Fundraiser's strategy shift spurs success

Sees 'destination,' not just the 'tools'

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Jennifer McCrea is so well connected as a philanthropic adviser that she counts among her clients Dean Ornish, the diet doctor, and musician-producer Quincy Jones.

But the Allison Park native clearly recalls the day that she almost abandoned the fundraising profession.

It was the late 1980s and she had spent the day traipsing through New York City where her first employer, Allegheny College, had assigned her to call on alumni and ask for gifts for a new science building planned for the liberal arts school's campus in Meadville, Pa.

As she dragged herself up Fifth Avenue -- arms and legs aching, and blueprints for the proposed building in her briefcase -- Ms. McCrea decided that asking for money was terrible work and she resolved to find a new job.

But later that night, in a small, Manhattan hotel room, she had a revelation that she could convince people to give to Allegheny if she shifted her focus away from asking for dollars and instead engaged potential donors in the significance of the innovative technology and possible medical advances that would be accomplished in the new science facility.

"That was my aha moment," Ms. McCrea said. "I was making money the center of the relationships and forgetting about the importance of the work. I just shifted my approach, and that's been my worldview ever since."

The change in strategy has served her well.

After that career-altering moment more than two decades ago, Ms. McCrea, 47, who graduated from Allegheny with a degree in English and philosophy, continued to work for the school's development office for a few more years, then went on to a series of fundraising jobs at Case Western Reserve University in Cleveland, Washington University in St. Louis, and Dickinson College in Carlisle, Pa., where she was vice president of development.

For the past 10 years, she has been based in New York where she runs a nonprofit that works to prevent the spread of AIDS in Africa; consults with high net worth individuals about charitable giving; and commutes to Boston to teach a class in fundraising at the Hauser Institute for Civil Society at Harvard University's Kennedy School.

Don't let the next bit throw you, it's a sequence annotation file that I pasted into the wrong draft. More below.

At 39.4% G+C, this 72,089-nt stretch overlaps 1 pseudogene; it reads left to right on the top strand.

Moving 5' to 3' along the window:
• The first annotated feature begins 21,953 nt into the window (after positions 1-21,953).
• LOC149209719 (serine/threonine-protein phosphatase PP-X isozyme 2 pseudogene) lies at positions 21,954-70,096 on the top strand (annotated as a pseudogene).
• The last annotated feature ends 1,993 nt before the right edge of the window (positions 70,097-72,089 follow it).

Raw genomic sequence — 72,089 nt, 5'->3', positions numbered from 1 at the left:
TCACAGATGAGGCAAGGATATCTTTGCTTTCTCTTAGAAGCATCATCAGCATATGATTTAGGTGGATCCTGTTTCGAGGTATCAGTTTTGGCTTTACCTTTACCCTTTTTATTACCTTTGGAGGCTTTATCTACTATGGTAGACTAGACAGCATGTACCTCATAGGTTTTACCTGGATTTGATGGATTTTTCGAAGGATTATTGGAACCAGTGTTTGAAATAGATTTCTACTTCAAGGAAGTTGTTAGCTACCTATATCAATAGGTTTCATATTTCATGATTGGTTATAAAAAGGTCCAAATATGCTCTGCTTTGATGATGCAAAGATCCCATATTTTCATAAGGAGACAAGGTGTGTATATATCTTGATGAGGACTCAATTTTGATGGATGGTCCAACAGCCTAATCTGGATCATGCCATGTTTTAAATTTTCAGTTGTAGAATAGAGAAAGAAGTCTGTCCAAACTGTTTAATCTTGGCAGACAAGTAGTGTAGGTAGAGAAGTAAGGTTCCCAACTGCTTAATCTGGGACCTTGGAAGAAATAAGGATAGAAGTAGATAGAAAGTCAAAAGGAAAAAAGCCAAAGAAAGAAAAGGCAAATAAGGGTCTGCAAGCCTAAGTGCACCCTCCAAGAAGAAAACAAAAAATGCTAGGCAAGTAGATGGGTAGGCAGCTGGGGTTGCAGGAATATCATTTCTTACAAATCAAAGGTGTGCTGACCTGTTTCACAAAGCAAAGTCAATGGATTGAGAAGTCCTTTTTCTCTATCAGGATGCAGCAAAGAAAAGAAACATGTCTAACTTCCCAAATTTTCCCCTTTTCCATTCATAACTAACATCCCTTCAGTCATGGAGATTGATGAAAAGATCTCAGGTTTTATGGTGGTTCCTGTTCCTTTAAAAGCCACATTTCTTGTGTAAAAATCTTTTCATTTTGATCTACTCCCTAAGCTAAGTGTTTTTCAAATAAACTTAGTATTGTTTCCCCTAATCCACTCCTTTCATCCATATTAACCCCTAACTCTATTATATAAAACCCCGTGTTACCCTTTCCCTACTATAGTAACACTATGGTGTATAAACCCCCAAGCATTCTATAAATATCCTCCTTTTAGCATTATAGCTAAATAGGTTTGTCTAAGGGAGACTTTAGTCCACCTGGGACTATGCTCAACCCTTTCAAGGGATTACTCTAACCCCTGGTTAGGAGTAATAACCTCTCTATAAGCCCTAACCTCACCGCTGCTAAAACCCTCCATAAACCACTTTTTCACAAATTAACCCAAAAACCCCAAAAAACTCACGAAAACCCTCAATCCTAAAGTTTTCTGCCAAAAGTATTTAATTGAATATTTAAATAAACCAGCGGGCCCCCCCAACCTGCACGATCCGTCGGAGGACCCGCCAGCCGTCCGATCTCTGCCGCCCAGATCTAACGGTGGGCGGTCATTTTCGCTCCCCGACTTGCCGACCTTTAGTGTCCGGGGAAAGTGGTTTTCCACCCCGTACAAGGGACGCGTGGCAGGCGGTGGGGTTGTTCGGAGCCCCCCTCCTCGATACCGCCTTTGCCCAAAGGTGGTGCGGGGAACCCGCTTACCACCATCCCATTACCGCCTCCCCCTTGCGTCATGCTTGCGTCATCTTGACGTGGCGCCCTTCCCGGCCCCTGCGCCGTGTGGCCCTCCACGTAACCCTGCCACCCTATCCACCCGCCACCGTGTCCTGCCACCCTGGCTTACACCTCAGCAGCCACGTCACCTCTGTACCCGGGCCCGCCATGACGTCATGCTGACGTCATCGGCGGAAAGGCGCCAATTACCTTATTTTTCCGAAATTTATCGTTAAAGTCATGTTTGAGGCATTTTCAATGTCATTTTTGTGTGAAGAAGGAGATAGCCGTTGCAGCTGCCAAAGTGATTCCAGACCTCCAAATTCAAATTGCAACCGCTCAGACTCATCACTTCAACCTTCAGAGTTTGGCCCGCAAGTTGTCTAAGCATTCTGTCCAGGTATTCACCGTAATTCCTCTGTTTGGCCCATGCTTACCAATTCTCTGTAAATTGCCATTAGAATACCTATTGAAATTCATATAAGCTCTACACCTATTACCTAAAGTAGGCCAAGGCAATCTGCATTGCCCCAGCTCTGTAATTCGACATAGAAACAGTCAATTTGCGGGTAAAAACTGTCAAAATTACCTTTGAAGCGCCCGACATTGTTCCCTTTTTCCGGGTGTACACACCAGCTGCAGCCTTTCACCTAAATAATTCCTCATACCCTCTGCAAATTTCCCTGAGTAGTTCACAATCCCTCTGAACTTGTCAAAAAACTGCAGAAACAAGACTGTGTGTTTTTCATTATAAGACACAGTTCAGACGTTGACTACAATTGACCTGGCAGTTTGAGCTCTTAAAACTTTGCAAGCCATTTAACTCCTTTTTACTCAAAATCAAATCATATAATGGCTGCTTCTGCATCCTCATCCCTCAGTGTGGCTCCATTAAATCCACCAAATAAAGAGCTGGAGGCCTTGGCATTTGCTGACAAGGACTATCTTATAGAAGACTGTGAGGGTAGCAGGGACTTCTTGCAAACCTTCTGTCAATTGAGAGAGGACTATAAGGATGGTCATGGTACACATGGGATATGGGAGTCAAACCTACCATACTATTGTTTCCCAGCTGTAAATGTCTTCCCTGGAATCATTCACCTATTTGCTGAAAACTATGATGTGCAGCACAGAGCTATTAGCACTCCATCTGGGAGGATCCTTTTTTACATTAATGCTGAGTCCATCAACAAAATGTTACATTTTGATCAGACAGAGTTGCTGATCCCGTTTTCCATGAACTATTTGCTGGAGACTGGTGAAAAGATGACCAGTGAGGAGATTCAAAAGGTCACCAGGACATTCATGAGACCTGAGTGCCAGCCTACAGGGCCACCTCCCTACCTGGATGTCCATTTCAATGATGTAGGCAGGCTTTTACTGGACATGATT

Her teaching and her work as a senior research fellow at the institute led her to co-author a book, "The Generosity Network," published in September by Deepak Chopra Books, an imprint of Random House.

The co-author is Jeffrey Walker, a former top executive at JPMorgan Chase who also chaired the JPMorgan Chase Foundation and now serves as a nonprofit board member and adviser.

In the book, the authors dispense fundraising strategies they believe apply to organizations of all sizes -- from neighborhood Girl Scout troops to major foundations and hospitals.

In a telephone interview from New York, Ms. McCrea said the core takeaway is this: "Never ask anybody for help. Ask them to work together so you're not in the supplicant position" and dependent on them writing a check.

In fact, she avoids referring to philanthropists as donors.

"I use the term, 'partner' ... because the money is just the gas that goes in the car. It's not the destination. It's just a tool."

Some specific tips include how to conduct a first meeting with a potential contributor so that he or she feels connected enough to commit to a second meeting; and why small, inexpensive dinners may be more effective fundraising tools than traditional black tie galas.

"Fundraising galas are a complete waste of time and money," said Ms. McCrea. "The return on investment is very low, they're incredibly labor-intensive and some people are moving away from them. Organizations can get budget-dependent on them and can't get rid of them and then you are a prisoner to these events."

Instead, she suggests nonprofits organize what she and Mr. Walker have dubbed "Jeffersonian Dinners." These gatherings of 10 or so individuals in private restaurant dining rooms or at someone's home are modeled after Thomas Jefferson's dinner parties at his Virginia estate, Monticello, where he invited luminaries of the time and insisted that guests participate in lively conversations around the table.

"It's a vehicle to connect people, not around whose bio is most influential but how we are all humans," she said.

At a dinner organized to raise funds for Teach for America, for instance, guests talked about their favorite teachers.

"I've done hundreds of these dinners, and every time you can just feel this invisible web of connection being created. Once you set that landscape, there's a space where people can ask where they can add value" to a worthy project or nonprofit, she said.

A career in philanthropy wasn't on her radar when Ms. McCrea was a student in the Shaler Area school district. Her late father spent his whole career in the pension and benefits department at Westinghouse Electric Corp.'s headquarters, and her mother -- who still lives in the North Hills -- was a homemaker. Her two sisters also reside in the Pittsburgh area.

"Like all fundraisers, I just fell into it. I needed a job when I graduated from Allegheny; times were tough for liberal arts majors. I was so young and green, and hadn't traveled much at all. Maybe I had been on an airplane once before."

She credits Allegheny's former president, Daniel Sullivan, with inspiring her despite her early trepidation about asking people for donations.

"He told us that you can't raise money sitting behind a desk. He said to go out and make 300 face-to-face visits a year. That was a lot of time meeting with people, but it was such a gift."

Joyce Gannon: or 412-263-1580.

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